To highlight this, much of the game’s main narrative plays out through more engaging cutscenes that showcase the new engine’s capabilities. Ryza still gets into the normal chat bubble interactions like practically all RPGs, but the added cutscenes up the presentation value a great deal, since they use in-game character models to play them out.

How you develop also offers some freedom without letting you go deep into it too quickly. Expanding your gathering basket and increasing the quality of the items you collect come through a map of skills simply called a Skill Tree. Crafting items and completing random quests grant points for this tree, but most nodes require large amounts of points.

If you want, you can farm like crazy to unlock far more than you should or just unlock as you progress in the game. The choice is nice but doesn’t let you just get access to everything right away. This makes a good balance.

Another great development choice is how they sped up gathering speed. Harvesting takes a quick swing and you’re off. You don’t have to sit through a long animation anymore. To boot, if you just have to grab a flower or rock, you don’t even have to stop. You can just run through a bunch of them and mash Cross.

This funnels the game’s focus more into crafting and exploration while still asking you to gather your own materials.

This also aligns with how the game lets you choose between manually controlling the game’s systems or letting the game manage handle the dirty work. First, if you want the game to craft an ingredient, just hit R1 and the game asks you if you want a high or low quality outcome. It even shows you what goes into the ingredient, albeit at high speeds, just in case you wish to learn by example.

In contrast, if you want to take the time to input ingredients to get the stats and skills you want, you still can.

The Throes of Combat

In the same vein, Ryza 3 offers one thing that separates itself from both the entire Atelier franchise and the rest of the Ryza series. Combat gives you a similar level of freedom that you get with everything else in this game.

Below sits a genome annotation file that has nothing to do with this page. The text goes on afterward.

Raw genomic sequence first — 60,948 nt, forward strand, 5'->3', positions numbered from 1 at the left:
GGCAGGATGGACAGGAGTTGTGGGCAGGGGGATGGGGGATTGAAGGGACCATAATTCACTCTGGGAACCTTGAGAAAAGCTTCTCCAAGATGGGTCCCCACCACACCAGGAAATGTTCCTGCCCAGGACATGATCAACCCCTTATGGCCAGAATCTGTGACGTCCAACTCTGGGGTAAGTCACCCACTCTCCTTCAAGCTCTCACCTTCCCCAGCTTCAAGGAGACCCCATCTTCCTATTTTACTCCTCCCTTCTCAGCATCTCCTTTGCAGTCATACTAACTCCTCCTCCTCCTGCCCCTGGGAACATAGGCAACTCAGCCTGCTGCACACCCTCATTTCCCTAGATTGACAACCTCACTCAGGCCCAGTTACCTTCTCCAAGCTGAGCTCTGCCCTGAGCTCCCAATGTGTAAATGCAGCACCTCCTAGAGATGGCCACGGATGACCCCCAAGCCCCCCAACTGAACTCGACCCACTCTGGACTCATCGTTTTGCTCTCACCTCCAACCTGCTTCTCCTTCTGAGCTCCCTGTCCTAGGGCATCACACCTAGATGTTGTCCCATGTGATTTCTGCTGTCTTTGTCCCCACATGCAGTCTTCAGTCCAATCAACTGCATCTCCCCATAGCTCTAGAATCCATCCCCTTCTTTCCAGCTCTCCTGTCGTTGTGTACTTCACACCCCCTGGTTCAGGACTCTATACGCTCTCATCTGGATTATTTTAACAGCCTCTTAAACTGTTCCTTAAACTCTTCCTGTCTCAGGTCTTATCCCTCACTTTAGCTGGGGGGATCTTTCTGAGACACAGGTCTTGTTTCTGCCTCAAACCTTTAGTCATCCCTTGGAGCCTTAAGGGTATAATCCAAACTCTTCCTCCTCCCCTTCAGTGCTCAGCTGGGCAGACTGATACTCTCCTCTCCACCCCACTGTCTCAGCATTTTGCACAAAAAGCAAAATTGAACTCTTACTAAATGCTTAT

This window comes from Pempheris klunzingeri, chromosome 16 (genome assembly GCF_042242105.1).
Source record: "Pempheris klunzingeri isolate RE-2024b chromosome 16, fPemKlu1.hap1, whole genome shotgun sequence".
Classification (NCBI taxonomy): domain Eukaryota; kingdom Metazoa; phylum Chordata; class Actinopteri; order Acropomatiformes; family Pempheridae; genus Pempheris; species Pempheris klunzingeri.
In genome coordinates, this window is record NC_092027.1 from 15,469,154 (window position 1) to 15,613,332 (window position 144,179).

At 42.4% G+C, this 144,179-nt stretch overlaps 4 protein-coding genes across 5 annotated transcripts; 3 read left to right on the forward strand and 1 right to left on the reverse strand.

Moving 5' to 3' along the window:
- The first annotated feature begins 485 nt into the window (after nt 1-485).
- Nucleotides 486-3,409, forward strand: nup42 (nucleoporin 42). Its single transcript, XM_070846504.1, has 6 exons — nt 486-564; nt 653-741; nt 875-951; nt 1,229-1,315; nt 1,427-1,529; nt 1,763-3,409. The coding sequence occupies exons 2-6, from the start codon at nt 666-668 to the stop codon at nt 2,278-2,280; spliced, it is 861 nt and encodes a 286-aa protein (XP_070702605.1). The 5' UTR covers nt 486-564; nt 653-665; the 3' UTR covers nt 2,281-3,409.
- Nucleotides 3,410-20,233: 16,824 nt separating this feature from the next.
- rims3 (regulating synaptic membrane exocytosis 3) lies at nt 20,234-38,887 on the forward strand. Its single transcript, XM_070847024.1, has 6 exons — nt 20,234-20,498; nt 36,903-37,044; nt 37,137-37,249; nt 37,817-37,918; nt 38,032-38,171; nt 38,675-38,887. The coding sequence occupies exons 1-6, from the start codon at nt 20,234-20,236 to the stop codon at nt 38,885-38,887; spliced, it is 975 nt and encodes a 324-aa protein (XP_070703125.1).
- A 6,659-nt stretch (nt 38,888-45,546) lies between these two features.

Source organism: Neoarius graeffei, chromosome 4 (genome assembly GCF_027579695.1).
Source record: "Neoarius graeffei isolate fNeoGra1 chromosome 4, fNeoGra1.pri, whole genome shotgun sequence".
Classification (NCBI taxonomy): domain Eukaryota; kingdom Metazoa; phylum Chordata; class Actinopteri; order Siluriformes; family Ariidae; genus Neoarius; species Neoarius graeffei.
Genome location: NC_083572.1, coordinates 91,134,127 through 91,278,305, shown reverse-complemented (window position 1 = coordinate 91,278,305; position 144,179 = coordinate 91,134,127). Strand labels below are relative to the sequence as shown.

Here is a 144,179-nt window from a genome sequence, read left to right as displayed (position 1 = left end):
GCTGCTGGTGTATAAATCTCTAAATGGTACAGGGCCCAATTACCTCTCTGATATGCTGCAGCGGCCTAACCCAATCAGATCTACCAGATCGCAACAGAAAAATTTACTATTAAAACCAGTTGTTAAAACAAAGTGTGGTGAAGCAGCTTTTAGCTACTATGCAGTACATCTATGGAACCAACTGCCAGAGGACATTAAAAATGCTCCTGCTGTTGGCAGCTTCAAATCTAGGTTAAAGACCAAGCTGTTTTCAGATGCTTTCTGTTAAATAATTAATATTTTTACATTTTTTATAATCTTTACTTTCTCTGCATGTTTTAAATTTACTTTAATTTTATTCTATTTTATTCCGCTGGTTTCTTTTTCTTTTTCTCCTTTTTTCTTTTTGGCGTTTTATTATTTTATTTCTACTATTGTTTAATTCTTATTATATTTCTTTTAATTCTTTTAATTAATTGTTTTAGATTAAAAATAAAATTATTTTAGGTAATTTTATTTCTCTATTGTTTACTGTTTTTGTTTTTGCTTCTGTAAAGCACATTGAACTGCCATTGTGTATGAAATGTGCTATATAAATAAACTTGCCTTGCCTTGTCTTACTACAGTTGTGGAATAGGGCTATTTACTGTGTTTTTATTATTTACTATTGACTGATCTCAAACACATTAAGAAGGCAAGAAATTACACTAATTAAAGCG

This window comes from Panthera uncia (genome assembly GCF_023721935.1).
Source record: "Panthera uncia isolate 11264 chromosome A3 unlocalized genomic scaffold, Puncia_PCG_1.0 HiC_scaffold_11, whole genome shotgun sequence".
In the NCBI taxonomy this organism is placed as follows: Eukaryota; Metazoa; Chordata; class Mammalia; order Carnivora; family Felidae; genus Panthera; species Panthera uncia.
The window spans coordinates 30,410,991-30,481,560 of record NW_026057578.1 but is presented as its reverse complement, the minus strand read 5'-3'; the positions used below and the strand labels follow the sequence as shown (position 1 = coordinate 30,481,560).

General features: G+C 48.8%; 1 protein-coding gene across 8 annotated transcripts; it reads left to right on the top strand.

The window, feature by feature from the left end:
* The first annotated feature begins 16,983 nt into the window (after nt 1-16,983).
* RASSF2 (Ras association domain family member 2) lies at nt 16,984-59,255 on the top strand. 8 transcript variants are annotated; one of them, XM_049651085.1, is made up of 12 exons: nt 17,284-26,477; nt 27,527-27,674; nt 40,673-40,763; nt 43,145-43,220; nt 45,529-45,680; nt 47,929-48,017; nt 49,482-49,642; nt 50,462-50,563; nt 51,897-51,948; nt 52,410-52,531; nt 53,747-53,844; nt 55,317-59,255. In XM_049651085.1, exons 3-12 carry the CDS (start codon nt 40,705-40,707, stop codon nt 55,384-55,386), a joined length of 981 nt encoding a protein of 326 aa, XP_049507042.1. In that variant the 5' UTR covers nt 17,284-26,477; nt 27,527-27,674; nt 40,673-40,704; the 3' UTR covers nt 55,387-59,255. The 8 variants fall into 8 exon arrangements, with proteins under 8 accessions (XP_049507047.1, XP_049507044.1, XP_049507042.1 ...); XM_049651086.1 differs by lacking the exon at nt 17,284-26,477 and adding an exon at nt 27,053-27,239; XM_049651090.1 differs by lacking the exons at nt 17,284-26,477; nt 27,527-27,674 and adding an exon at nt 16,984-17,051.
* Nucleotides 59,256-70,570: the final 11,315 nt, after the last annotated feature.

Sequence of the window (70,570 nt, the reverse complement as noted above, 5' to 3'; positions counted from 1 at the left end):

You can either run the game on Easy Mode and play only as one character, or you can play on Very Hard and control all three combatants along the way. If you play on Very Hard, you NEED to control all three characters.

With all Ryza titles, the game gives you free reign to jump between characters and control their actions. However, unlike the first Ryza, for instance, you no longer see a turn gauge to indicate who attacks when.

Now, each participant has a circle gauge that fills up before they can attack. The caveat to this is that you only see the targeted enemy’s gauge and the gauge of the character you control in that moment.

This leaves you needing to jump between all characters if you intend to play on harder difficulties. All attacks are devastating, so you need to trigger blocks for everyone when necessary. You also need to chain attacks with each combatant if you hope to break the enemy’s stance, which is indicated by a bar underneath their health bar.

A Different Choice or Two

With those generalized details, you already see that combat asks a great deal of you if you jump into the deep end. My one problem with Ryza’s combat is that you don’t see any universal turn indicator, as mentioned above in the first Ryza game. Constantly jumping back and forth just to see what you need to do requires much more effort than what you get from winning a fight.

An argument can be made that the combat extremes play into the way the game provides the player with options on all fronts. Equally so, the level of demand in combat does not parallel the levels of demand in any of the game’s other systems.

Something to indicate combatants’ turn order would have made a world of difference. I only bring in this hypothetical just because it was a previous game’s feature the dev team excluded this time around.

Fights are ultimately more frenetic and for the better, but the inclusion of one previous feature would have made a world of difference in general. When you manage to make the timing work, it feels pretty good, but trying to feel your way through it just doesn’t offer something rewarding long-term.

Farewell, Ryza

While not perfect, Atelier Ryza 3 Alchemist of The End And The Secret Key brings a good ending for the biggest Atelier series to date. There’s room to improve the combat formula, and the narrative could have easily let Ryza be herself more often.

Still, Ryza 3 puts together something fun and easily sets the bar for future Atelier titles.

Atelier Ryza 3: Alchemist Of The End And The Secret Key is available on PS5 and PS4 on March 24, 2023.

Review code generously provided by publisher.



The Final Word

Atelier Ryza 3: Alchemist of the End and The Secret Key bids a fond farewell to arguably the franchise's most beloved alchemist. With it comes a series-encompassing narrative and engaging yet imperfect combat. To boot, you can dig into the systems as much or as little as you want and still succeed. Ryza 3 truly sets the bar for the Atelier franchise.